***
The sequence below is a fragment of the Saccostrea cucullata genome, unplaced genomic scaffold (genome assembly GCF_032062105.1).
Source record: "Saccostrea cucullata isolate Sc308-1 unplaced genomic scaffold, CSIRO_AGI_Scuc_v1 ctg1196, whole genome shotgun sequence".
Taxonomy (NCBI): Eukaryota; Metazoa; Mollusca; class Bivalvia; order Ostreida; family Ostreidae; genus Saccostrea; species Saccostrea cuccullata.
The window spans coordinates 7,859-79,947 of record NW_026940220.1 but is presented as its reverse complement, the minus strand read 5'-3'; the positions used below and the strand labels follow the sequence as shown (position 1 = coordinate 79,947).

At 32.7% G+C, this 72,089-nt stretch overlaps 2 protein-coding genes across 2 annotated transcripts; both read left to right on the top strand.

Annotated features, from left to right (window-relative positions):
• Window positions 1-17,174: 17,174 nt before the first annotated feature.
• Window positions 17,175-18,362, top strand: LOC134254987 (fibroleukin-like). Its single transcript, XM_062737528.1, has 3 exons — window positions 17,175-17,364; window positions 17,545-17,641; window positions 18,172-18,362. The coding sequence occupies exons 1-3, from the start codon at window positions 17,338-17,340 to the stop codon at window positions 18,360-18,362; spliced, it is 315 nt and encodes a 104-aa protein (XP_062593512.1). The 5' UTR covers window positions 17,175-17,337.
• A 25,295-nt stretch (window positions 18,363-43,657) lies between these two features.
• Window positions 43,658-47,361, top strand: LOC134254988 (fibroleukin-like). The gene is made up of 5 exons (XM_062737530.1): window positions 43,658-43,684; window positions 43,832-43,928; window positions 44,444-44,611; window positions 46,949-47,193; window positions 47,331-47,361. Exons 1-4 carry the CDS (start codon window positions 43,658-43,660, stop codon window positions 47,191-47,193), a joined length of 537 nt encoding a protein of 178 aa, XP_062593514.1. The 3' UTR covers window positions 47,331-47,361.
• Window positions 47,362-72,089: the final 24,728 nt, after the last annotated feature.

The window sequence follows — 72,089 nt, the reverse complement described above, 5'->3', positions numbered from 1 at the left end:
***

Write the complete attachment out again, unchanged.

The sequence below is a fragment of the Saccostrea cucullata genome, unplaced genomic scaffold (genome assembly GCF_032062105.1).
Source record: "Saccostrea cucullata isolate Sc308-1 unplaced genomic scaffold, CSIRO_AGI_Scuc_v1 ctg1196, whole genome shotgun sequence".
Taxonomy (NCBI): Eukaryota; Metazoa; Mollusca; class Bivalvia; order Ostreida; family Ostreidae; genus Saccostrea; species Saccostrea cuccullata.
The window spans coordinates 7,859-79,947 of record NW_026940220.1 but is presented as its reverse complement, the minus strand read 5'-3'; the positions used below and the strand labels follow the sequence as shown (position 1 = coordinate 79,947).

At 32.7% G+C, this 72,089-nt stretch overlaps 2 protein-coding genes across 2 annotated transcripts; both read left to right on the top strand.

Annotated features, from left to right (window-relative positions):
• Window positions 1-17,174: 17,174 nt before the first annotated feature.
• Window positions 17,175-18,362, top strand: LOC134254987 (fibroleukin-like). Its single transcript, XM_062737528.1, has 3 exons — window positions 17,175-17,364; window positions 17,545-17,641; window positions 18,172-18,362. The coding sequence occupies exons 1-3, from the start codon at window positions 17,338-17,340 to the stop codon at window positions 18,360-18,362; spliced, it is 315 nt and encodes a 104-aa protein (XP_062593512.1). The 5' UTR covers window positions 17,175-17,337.
• A 25,295-nt stretch (window positions 18,363-43,657) lies between these two features.
• Window positions 43,658-47,361, top strand: LOC134254988 (fibroleukin-like). The gene is made up of 5 exons (XM_062737530.1): window positions 43,658-43,684; window positions 43,832-43,928; window positions 44,444-44,611; window positions 46,949-47,193; window positions 47,331-47,361. Exons 1-4 carry the CDS (start codon window positions 43,658-43,660, stop codon window positions 47,191-47,193), a joined length of 537 nt encoding a protein of 178 aa, XP_062593514.1. The 3' UTR covers window positions 47,331-47,361.
• Window positions 47,362-72,089: the final 24,728 nt, after the last annotated feature.

The window sequence follows — 72,089 nt, the reverse complement described above, 5'->3', positions numbered from 1 at the left end: